Business & Job Creation
Businesses need a friendly and fair business environment so they can compete, innovate, and create jobs. We’re keeping politicians from playing favorites by offering special deals and tax breaks to the favored few.
Convinced the grass is greener, some Tucson business leaders and public officials recently went to Austin to study its best practices for generating growth.
According to a series of articles in the Tucson Citizen, the Texas capital has "rhythm and synergy," a cool music scene and a hip downtown.
Local policymakers fear Tucson lacks a "vibrant core" and will never attract "creative class" workers that supposedly drive economic growth.
If only we were more like Austin, they opine.
SCOTTSDALE - Scottsdale is betting taxpayer money - $217 million - on incentives for retail and redevelopment projects that it expects will pay off over 20 years to generate nearly a half-billion dollars in city revenue.
SkySong, the costliest incentive project at $125 million, is the latest investment for the city. It is wagering that the ASU Scottsdale Innovation Center will revive Scottsdale's sagging southern flank.
A state economic program that attracts jobs and business investment to rural and urban areas with high unemployment and poverty rates is facing extinction because of some strong opposition in the state Legislature.
Some conservative Republicans and Democrats in the state Senate oppose extending the state's enterprise zone program because it offers special incentives and tax breaks to specific businesses.
Phoenix Mayor Phil Gordon has said the multimillion dollar bonds up for voter approval will "propel us into the future, and it will be a future unlike any we predicted."
Unfortunately, the future is not likely to be as rosy as predicted. This year's bond package will cost taxpayers $1 billion more than advertised and has the potential to damage our economy.
PHOENIX-In an important victory for consumers and free enterprise, the U.S. Supreme Court today struck down laws in New York and Michigan that make it a crime to buy wine directly from vineyards in other states, calling such laws discriminatory and anti-competitive. The decision may render similar Arizona laws unconstitutional.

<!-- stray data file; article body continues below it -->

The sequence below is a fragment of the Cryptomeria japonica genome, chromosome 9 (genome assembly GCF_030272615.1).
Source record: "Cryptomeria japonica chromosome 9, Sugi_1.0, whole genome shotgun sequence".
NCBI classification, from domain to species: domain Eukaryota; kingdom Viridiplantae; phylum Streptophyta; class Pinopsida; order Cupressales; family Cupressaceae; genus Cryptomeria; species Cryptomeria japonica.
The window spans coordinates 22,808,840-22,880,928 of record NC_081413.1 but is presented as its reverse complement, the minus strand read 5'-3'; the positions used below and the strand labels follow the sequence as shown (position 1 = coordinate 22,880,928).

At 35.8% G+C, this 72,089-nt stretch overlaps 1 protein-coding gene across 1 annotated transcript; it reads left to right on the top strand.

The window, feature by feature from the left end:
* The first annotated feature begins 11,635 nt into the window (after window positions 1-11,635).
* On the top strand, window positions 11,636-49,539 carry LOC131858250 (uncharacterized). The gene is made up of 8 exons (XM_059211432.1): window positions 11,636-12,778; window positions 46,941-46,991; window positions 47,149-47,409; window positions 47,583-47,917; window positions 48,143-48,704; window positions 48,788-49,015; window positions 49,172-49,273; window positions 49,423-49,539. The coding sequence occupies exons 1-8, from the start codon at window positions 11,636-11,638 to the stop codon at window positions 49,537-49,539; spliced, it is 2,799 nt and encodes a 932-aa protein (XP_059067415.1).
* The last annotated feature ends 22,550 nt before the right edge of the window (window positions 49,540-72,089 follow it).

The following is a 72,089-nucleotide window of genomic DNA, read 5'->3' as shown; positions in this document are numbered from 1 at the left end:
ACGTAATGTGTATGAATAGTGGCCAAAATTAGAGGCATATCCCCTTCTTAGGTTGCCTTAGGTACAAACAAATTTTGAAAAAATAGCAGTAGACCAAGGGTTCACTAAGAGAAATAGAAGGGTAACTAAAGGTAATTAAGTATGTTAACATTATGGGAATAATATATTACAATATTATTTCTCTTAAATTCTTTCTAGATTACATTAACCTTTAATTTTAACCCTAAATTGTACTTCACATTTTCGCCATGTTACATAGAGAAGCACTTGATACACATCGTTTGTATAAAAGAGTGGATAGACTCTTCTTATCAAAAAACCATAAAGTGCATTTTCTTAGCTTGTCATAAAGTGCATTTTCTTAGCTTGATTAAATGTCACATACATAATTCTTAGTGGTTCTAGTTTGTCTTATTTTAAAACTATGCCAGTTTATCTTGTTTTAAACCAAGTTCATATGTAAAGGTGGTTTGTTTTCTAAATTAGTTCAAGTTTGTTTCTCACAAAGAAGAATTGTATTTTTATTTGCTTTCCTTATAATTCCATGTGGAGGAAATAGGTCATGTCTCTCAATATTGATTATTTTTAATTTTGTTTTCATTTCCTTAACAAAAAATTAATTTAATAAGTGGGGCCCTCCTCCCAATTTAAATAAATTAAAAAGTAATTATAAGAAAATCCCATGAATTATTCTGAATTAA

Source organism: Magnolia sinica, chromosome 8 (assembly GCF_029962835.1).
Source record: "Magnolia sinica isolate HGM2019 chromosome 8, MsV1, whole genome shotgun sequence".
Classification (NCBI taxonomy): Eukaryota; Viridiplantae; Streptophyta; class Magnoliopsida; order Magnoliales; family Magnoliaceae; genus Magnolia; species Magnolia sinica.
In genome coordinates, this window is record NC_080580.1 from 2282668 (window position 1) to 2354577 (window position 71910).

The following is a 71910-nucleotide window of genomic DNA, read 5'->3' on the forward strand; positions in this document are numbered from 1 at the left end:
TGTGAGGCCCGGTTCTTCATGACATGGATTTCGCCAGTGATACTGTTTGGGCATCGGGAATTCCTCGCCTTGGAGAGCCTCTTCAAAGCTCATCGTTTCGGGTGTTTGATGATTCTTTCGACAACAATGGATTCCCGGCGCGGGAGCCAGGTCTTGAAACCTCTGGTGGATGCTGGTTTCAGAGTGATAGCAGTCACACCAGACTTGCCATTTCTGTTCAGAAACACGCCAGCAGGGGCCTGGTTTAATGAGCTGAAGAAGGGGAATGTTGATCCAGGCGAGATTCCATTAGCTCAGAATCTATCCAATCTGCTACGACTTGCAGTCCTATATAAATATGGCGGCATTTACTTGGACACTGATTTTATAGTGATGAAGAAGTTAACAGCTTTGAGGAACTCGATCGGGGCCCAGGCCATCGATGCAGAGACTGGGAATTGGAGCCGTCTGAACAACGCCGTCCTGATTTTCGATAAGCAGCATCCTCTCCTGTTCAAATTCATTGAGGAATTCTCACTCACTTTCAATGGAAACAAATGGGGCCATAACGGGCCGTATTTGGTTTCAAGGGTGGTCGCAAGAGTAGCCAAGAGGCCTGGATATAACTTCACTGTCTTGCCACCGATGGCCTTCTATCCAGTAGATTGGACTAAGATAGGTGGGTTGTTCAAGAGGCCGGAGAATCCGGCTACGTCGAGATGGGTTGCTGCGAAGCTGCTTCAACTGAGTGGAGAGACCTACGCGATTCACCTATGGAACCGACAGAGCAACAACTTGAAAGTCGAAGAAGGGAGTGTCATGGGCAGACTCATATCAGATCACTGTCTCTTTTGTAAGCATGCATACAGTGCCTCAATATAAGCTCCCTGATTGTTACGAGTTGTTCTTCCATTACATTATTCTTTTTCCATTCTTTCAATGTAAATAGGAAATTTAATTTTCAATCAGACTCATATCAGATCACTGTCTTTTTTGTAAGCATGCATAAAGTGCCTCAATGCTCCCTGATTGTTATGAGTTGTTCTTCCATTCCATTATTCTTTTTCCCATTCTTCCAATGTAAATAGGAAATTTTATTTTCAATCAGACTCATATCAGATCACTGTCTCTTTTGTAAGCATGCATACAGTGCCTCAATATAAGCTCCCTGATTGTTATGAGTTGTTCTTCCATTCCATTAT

Dino Paspalakis was sure his business was secure. For 17 years, as co-owner of Joyland Amusement Center, a popular arcade in Daytona Beach, Florida, he's been pouring his money into upgrades, drawing a consistent clientele, and carrying on the family business.
The Goldwater Institute filed an amicus brief in Granholm v. Heald, now before the U.S. Supreme Court, arguing that wine distribution laws in states such as Arizona and Michigan violate the Commerce Clause of the U.S. Constitution.
Arizona wine consumers are getting the short end of the stick when it comes to buying wines they enjoy. A bizarre set of laws makes purchasing many wines impossible, despite the fact that such wines are widely available on the Internet.
In a November 2003 Goldwater Institute policy report, Mark Brnovich made the case for removing restrictions on the purchase and shipment of wine. As a follow-up to that report, this policy brief demonstrates how practical application of existing laws impedes consumer choice and hampers the free market.
Californians are converging on Arizona in record numbers. Between 1995 and 2000, nearly 200,000 Californians moved to the Grand Canyon State. And while California lost 755,000 residents, Arizona gained almost 800,000, U.S. Census numbers show.
So why do so many Californians move to Arizona?
PHOENIX-In a report released today by the Goldwater Institute, economist William B. Conerly argues that reforming Arizona's unemployment insurance (UI) system would benefit workers, families, and employers, and help the state save money. "This is a win-win situation for Arizonans," said Dr. Conerly. "With a few changes to the system, we can get Arizonans back to work."